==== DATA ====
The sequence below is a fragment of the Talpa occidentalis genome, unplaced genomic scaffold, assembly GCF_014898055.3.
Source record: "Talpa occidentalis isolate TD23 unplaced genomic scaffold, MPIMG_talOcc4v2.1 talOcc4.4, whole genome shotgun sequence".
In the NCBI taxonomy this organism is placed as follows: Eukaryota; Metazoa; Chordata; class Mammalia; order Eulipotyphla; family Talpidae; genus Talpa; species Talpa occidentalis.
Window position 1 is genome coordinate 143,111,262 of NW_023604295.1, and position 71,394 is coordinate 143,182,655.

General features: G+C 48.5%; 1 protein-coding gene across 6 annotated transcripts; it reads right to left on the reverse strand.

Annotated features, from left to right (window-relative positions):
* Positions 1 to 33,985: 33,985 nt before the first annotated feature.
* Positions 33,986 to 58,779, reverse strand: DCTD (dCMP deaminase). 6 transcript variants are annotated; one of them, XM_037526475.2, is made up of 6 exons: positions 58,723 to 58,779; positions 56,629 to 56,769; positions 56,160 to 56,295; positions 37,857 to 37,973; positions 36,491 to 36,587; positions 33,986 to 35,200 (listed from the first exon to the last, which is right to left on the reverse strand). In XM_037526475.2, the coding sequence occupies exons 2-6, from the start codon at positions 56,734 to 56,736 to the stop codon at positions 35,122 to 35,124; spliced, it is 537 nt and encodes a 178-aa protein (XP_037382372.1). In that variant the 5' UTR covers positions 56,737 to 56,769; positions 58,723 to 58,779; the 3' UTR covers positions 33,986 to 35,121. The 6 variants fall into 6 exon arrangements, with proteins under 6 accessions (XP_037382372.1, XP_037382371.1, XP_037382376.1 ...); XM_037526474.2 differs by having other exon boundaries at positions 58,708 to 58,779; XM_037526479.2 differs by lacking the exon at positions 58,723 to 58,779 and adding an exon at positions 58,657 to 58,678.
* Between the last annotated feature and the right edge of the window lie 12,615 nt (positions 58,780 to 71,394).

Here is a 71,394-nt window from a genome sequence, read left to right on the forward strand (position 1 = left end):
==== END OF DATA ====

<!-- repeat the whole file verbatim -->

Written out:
The sequence below is a fragment of the Talpa occidentalis genome, unplaced genomic scaffold, assembly GCF_014898055.3.
Source record: "Talpa occidentalis isolate TD23 unplaced genomic scaffold, MPIMG_talOcc4v2.1 talOcc4.4, whole genome shotgun sequence".
In the NCBI taxonomy this organism is placed as follows: Eukaryota; Metazoa; Chordata; class Mammalia; order Eulipotyphla; family Talpidae; genus Talpa; species Talpa occidentalis.
Window position 1 is genome coordinate 143,111,262 of NW_023604295.1, and position 71,394 is coordinate 143,182,655.

General features: G+C 48.5%; 1 protein-coding gene across 6 annotated transcripts; it reads right to left on the reverse strand.

Annotated features, from left to right (window-relative positions):
* Positions 1 to 33,985: 33,985 nt before the first annotated feature.
* Positions 33,986 to 58,779, reverse strand: DCTD (dCMP deaminase). 6 transcript variants are annotated; one of them, XM_037526475.2, is made up of 6 exons: positions 58,723 to 58,779; positions 56,629 to 56,769; positions 56,160 to 56,295; positions 37,857 to 37,973; positions 36,491 to 36,587; positions 33,986 to 35,200 (listed from the first exon to the last, which is right to left on the reverse strand). In XM_037526475.2, the coding sequence occupies exons 2-6, from the start codon at positions 56,734 to 56,736 to the stop codon at positions 35,122 to 35,124; spliced, it is 537 nt and encodes a 178-aa protein (XP_037382372.1). In that variant the 5' UTR covers positions 56,737 to 56,769; positions 58,723 to 58,779; the 3' UTR covers positions 33,986 to 35,121. The 6 variants fall into 6 exon arrangements, with proteins under 6 accessions (XP_037382372.1, XP_037382371.1, XP_037382376.1 ...); XM_037526474.2 differs by having other exon boundaries at positions 58,708 to 58,779; XM_037526479.2 differs by lacking the exon at positions 58,723 to 58,779 and adding an exon at positions 58,657 to 58,678.
* Between the last annotated feature and the right edge of the window lie 12,615 nt (positions 58,780 to 71,394).

Here is a 71,394-nt window from a genome sequence, read left to right on the forward strand (position 1 = left end):